Fainting is the temporary loss of consciousness technically termed as syncope. Losing consciousness is not uncommon to us. We see and hear about a lot of people getting soft in the knees and then gradually becoming unconscious while in the middle of something. But why do people faint? What triggers syncope in people? There are people who seem to faint for no reason at all. However, most people faint when hearing distressing news, or when something grave happens. There are others who faint when feeling immense pain, seeing their nightmare or when having panic or anxiety attacks. A familiar situation happens when people see blood; it occurs during accidents, medical operations or in bloodlettings. Then again, why do people faint for no reason? Why do people faint at the sight of blood or why do people faint when donating blood?
Scientists and researchers have identified fainting as the result of insufficient blood flow and oxygen supply to the brain caused by many different conditions such as those mentioned above. How exactly do these situations minimize the blood flow to the brain? For one, some of these instances are grounds for heart rhythm changes. Panic and anxiety attacks, including encounters with something that one fears, may cause a rapid heart rate, also known as tachycardia (tachy meaning fast and cardiac pertaining to heart). It is an abnormal heart rhythm with either the upper or lower chambers of the heart responsible for its production. The quick beating of the heart decreases the time for blood to fill it, and as a result, there is less blood available for distribution throughout the body particularly the brain. In effect, the person having tachycardia will then have a syncopal period.
Another change in heart rhythm happens the other way around. Bradycardia (brady meaning slow) is the measured beating of the heart, limiting its function to pump blood, which is a common consequence of old age. With the decreased ability of the heart, less blood and oxygen will be able to reach the brain. A decrease in heart rate and amount of blood pumped may also arise to what is known as vasovagal syncope. Vasovagal syncope occurs when there is a drop in the blood pressure due to the chemical imbalance between adrenaline and acetylcholine. While adrenaline is responsible for the rush of blood, acetylcholine is in charge of the opposite. When there is an excess of this chemical, the blood vessels loosen up and dilate, and the heart rate slows. This becomes a greater challenge for the blood to be pumped to the brain. This reduced circulation to the brain usually precedes syncope.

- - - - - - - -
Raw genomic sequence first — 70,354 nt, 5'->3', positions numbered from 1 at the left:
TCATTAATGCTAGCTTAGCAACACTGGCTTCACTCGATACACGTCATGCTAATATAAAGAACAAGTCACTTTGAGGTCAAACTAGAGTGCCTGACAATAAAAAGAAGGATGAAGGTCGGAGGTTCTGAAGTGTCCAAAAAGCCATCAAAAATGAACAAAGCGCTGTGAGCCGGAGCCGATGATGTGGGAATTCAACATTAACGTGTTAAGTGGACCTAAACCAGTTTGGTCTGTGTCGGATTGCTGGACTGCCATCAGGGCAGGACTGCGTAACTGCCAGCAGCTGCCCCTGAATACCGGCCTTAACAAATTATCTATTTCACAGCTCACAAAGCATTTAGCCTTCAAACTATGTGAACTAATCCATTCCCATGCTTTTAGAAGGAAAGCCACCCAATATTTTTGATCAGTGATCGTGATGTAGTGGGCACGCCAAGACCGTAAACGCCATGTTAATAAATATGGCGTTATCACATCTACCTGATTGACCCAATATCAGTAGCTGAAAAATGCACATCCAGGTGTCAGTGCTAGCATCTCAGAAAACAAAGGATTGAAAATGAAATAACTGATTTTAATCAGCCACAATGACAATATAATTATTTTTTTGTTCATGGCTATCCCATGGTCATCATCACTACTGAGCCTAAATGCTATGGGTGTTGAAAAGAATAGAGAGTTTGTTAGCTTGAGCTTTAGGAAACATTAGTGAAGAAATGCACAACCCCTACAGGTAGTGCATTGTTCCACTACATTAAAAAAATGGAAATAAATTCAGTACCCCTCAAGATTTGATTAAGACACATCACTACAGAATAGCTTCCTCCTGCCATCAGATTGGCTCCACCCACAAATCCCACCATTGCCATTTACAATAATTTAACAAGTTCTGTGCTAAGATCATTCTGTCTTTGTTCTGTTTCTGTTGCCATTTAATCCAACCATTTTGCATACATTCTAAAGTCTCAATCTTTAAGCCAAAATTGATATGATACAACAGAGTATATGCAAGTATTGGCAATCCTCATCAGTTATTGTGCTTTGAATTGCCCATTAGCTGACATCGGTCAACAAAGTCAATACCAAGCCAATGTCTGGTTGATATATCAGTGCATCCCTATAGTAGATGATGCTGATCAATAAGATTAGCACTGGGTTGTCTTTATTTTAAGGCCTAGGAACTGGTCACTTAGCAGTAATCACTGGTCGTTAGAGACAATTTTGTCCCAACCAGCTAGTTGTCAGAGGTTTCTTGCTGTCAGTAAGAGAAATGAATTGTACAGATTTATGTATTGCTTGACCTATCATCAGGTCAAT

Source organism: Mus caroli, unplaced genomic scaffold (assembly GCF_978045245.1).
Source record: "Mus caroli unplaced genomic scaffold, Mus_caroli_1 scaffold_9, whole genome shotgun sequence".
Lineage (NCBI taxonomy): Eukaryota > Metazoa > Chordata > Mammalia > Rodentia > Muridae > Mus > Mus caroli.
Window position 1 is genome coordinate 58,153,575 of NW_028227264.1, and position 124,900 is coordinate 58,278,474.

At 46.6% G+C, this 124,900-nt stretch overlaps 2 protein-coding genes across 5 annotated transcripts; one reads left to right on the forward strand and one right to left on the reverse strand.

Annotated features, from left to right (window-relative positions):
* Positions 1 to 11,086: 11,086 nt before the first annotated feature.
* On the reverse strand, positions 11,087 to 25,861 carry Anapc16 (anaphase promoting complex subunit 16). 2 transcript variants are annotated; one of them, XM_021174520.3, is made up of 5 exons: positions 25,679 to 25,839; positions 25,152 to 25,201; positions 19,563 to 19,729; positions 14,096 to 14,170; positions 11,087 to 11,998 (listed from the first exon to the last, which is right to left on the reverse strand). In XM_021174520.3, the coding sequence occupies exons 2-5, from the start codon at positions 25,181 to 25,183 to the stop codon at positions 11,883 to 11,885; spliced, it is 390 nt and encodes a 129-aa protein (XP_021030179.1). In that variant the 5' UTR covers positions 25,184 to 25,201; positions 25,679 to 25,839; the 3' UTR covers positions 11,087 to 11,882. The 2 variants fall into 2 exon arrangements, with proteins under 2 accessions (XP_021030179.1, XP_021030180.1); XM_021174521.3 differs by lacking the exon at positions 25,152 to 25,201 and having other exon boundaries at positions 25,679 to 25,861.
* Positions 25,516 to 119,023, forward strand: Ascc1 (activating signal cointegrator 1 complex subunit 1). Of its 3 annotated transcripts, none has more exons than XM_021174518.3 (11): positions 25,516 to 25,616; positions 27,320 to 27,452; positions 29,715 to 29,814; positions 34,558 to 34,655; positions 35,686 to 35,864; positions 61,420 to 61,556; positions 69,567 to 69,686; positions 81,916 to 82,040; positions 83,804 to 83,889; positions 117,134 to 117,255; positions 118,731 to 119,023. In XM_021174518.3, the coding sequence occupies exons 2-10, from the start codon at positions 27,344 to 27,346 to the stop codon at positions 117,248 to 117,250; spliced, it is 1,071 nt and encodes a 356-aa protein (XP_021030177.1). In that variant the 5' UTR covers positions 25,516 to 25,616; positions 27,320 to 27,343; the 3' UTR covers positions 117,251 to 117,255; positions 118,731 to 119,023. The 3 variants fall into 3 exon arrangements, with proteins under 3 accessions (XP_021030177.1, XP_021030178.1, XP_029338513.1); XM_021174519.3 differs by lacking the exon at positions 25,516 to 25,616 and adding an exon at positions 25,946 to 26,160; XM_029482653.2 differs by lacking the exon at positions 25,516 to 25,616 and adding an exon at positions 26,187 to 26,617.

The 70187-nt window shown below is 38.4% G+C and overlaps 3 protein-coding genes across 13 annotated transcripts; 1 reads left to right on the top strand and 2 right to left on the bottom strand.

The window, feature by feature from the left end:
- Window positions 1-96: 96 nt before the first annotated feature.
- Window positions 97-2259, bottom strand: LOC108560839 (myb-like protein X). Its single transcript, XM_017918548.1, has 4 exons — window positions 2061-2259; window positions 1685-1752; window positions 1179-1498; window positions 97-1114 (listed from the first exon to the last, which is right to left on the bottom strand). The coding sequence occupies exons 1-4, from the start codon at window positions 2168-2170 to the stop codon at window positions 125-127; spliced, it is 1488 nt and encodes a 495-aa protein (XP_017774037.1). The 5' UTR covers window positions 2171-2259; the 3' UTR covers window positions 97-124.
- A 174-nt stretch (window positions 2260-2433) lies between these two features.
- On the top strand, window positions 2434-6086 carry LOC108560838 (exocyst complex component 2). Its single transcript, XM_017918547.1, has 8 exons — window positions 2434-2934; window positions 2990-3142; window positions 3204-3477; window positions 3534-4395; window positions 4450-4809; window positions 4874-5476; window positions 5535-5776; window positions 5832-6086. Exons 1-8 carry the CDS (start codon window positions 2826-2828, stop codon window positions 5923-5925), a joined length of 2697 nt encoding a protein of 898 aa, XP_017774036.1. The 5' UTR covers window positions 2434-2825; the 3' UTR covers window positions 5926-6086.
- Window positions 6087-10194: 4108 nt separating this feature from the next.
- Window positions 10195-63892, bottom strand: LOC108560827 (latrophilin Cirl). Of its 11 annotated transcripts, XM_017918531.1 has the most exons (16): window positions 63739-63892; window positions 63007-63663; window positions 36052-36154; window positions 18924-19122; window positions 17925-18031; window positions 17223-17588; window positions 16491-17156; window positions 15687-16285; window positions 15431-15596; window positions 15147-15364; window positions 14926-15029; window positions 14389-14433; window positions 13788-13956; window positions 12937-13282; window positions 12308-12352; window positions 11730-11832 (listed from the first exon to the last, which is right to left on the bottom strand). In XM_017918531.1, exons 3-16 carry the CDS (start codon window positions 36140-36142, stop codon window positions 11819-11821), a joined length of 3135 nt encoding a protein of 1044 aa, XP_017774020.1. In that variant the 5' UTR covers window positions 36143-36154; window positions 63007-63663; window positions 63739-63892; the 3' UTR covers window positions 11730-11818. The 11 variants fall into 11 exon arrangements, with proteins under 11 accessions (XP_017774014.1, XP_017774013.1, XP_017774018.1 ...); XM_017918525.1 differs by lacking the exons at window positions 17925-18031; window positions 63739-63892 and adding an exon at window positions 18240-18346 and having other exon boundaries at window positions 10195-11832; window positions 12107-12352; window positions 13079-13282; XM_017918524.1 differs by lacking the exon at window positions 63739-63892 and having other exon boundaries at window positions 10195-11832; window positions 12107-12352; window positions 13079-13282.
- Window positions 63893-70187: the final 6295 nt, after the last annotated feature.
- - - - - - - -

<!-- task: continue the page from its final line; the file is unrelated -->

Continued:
These are the two main responses that a person who sees or donates blood naturally comes up with. For other people who seem to have no reason at all for fainting may have other physical or psychological deficiencies. Whatever these may be, they are all responsible for the decreased flow of blood to the brain that revolves around the heart’s inability to pump blood, the incapacity of blood vessels to channel the blood or simply the lack of blood. Ironic though that for others, it is still blood that triggers the lack of its flow in our brain.